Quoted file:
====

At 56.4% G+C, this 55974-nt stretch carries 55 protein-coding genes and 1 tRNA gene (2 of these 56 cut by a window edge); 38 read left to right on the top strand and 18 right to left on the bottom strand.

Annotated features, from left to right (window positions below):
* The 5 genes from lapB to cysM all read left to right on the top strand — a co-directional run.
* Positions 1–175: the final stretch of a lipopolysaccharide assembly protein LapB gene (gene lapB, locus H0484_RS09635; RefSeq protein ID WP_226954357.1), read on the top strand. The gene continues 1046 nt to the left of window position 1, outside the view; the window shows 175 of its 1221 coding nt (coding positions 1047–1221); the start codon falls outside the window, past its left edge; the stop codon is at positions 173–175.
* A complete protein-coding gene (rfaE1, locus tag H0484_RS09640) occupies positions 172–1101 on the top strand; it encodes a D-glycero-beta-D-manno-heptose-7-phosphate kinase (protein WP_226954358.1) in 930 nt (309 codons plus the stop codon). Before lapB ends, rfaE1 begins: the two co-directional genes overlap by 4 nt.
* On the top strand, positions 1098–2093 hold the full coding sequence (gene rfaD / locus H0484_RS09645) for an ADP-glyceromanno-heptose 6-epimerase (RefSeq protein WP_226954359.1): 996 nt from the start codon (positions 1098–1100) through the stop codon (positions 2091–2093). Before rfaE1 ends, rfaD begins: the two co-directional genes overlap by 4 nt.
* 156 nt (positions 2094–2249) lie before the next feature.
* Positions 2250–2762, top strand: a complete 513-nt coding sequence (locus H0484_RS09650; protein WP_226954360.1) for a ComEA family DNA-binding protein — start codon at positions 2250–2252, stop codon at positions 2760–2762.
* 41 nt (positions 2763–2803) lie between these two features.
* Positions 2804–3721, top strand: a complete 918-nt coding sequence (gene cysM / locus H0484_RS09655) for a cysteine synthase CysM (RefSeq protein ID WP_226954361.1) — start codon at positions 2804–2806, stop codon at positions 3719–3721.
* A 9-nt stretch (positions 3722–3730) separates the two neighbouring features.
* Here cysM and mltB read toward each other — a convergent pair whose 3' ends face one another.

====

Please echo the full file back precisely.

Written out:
At 56.4% G+C, this 55974-nt stretch carries 55 protein-coding genes and 1 tRNA gene (2 of these 56 cut by a window edge); 38 read left to right on the top strand and 18 right to left on the bottom strand.

Annotated features, from left to right (window positions below):
* The 5 genes from lapB to cysM all read left to right on the top strand — a co-directional run.
* Positions 1–175: the final stretch of a lipopolysaccharide assembly protein LapB gene (gene lapB, locus H0484_RS09635; RefSeq protein ID WP_226954357.1), read on the top strand. The gene continues 1046 nt to the left of window position 1, outside the view; the window shows 175 of its 1221 coding nt (coding positions 1047–1221); the start codon falls outside the window, past its left edge; the stop codon is at positions 173–175.
* A complete protein-coding gene (rfaE1, locus tag H0484_RS09640) occupies positions 172–1101 on the top strand; it encodes a D-glycero-beta-D-manno-heptose-7-phosphate kinase (protein WP_226954358.1) in 930 nt (309 codons plus the stop codon). Before lapB ends, rfaE1 begins: the two co-directional genes overlap by 4 nt.
* On the top strand, positions 1098–2093 hold the full coding sequence (gene rfaD / locus H0484_RS09645) for an ADP-glyceromanno-heptose 6-epimerase (RefSeq protein WP_226954359.1): 996 nt from the start codon (positions 1098–1100) through the stop codon (positions 2091–2093). Before rfaE1 ends, rfaD begins: the two co-directional genes overlap by 4 nt.
* 156 nt (positions 2094–2249) lie before the next feature.
* Positions 2250–2762, top strand: a complete 513-nt coding sequence (locus H0484_RS09650; protein WP_226954360.1) for a ComEA family DNA-binding protein — start codon at positions 2250–2252, stop codon at positions 2760–2762.
* 41 nt (positions 2763–2803) lie between these two features.
* Positions 2804–3721, top strand: a complete 918-nt coding sequence (gene cysM / locus H0484_RS09655) for a cysteine synthase CysM (RefSeq protein ID WP_226954361.1) — start codon at positions 2804–2806, stop codon at positions 3719–3721.
* A 9-nt stretch (positions 3722–3730) separates the two neighbouring features.
* Here cysM and mltB read toward each other — a convergent pair whose 3' ends face one another.